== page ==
Margrit Biever Mondavi was instrumental in the selection of this bust of Robert Mondavi, a fittingly larger-than-life rendition of the head of the man whose mind had long ago envisioned the Napa that we see today. She discussed with me the initial difficulty in choosing the right piece of art to honor her husband as the founder of the winery.

She had originally considered a life-sized depiction of him standing with a glass of wine in his hand welcoming all who came, a memory that all who knew him would have certainly cherished. She ultimately decided that his vision, his ideas, were the greater statement on who Robert Mondavi was so she commissioned the bust to be created by artist Len Urso.

Keeping the spirit of Robert Mondavi alive and well is Margrit Biever Mondavi's greatest passion. He is still seemingly overseeing much at the winery today. His hospitality is displayed when servers bring out Moscato d'Oro slushies with dessert and quickly explain that this is purposefully done, this is how Mr. Mondavi preferred it. This well-placed faith in his decision making continues throughout. You hear it from the head winemaker as well when she discusses both grape growing and wine making decisions originally made by Mr. Mondavi that are still followed today to always ensure his preferred style.

Many that were in attendance at the dedication remembered the man that they called Bob. He was seen as a friend and neighbor throughout the region. His ideas about Napa Valley and the wines that would come to be made here were visionary. Margrit Mondavi's choice to have this thought-full man's visage oversee the comings and goings of the guests arriving to the winery while at the same ensuring their view is of the man who had the idea is a truly fitting tribute.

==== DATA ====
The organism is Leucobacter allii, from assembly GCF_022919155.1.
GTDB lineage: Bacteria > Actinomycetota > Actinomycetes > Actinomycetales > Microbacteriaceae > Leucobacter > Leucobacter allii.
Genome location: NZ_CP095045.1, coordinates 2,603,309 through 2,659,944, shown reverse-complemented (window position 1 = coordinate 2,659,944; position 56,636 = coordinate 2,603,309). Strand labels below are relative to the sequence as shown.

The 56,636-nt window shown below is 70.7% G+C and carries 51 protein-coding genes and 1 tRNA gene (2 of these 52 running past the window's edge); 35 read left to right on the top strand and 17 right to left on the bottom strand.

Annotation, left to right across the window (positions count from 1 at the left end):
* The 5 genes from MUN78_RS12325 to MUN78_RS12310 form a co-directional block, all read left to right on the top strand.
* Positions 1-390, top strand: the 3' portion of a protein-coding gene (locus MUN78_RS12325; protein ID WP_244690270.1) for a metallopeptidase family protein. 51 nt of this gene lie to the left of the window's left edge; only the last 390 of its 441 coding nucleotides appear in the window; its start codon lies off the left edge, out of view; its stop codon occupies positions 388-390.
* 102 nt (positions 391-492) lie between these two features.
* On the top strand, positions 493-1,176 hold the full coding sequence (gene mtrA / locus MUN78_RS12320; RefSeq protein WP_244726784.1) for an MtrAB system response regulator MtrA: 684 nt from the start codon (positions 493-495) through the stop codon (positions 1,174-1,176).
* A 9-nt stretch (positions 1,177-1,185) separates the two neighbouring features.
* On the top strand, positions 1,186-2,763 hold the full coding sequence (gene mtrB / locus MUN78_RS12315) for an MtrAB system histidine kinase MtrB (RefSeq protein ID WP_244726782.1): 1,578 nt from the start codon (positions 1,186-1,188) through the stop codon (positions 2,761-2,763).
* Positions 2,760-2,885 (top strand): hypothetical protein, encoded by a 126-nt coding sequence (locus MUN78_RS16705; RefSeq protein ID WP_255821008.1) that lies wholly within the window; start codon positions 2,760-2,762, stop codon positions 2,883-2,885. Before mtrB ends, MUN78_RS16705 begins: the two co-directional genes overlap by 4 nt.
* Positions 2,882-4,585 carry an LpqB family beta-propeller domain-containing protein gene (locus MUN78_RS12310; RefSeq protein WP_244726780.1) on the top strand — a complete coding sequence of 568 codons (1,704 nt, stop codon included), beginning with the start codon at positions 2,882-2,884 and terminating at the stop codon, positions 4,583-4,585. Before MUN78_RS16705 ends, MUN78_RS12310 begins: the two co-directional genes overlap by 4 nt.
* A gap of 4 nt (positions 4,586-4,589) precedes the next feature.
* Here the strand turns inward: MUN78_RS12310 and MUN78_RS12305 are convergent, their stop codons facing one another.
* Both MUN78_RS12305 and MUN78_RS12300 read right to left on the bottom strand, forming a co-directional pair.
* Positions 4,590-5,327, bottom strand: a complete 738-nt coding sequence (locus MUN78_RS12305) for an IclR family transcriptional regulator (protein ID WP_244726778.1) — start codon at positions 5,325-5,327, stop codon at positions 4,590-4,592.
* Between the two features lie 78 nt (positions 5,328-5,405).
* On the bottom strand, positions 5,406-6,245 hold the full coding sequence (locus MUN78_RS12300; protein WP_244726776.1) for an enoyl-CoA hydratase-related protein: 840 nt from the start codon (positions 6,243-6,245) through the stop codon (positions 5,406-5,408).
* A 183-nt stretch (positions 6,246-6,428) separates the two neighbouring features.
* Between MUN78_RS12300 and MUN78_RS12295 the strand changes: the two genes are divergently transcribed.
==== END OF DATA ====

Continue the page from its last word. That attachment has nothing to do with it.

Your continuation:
Together the couple supported the arts in the community at every level and you can see their devotion on display throughout the buildings and across the beautiful grounds. Margrit Mondavi created the concert programs that benefitted the Napa Valley Symphony and Opera. She brought chefs in from France and from across America to showcase the magic of food and wine pairing. The couple wanted to give their winery guests an opportunity to build a greater appreciation of both the wine and the culinary arts.

Many of the Food and Wine Experiences that are available today were born of her endeavors. Her sketches adorn the tops of the menus for these events. She continues her support of the arts across Napa Valley while continuing to oversee that the vision of both her husband and herself remains realized. The lady of the house was definitely in and she was a pleasure to meet.

Monday, May 4, 2015

Quicktake Tour of To Kalon Vineyard

I was fortunate to be able to tour the famous To Kalon Vineyard by bike with Peter Alig, Wine Education Coordinator at Robert Mondavi Winery, along with some other journalists, during my most recent stay in Napa Valley. 

I had a lot of fun and I learned a lot about the vineyard and the wines that come from this special place along the way. 

That is the bike tour guide in my photo on the left.  Peter is on the video. You can set up your own bike tour through the same group that we used, Napa Valley Bike Tours during your next trip to Napa Valley. 

Here is a quicktake tour of what I saw along our ride. 

Edit- Video is no longer available.

Notes from "A Taste of Oakville" Master Class

"A Taste of Oakville" Master Class was held last Monday at Robert Mondavi Winery in Napa Valley. Wine professionals came from around the country to learn more about the terroir of the Oakville AVA and to taste how that environment affects the wines which come the vines that grow here.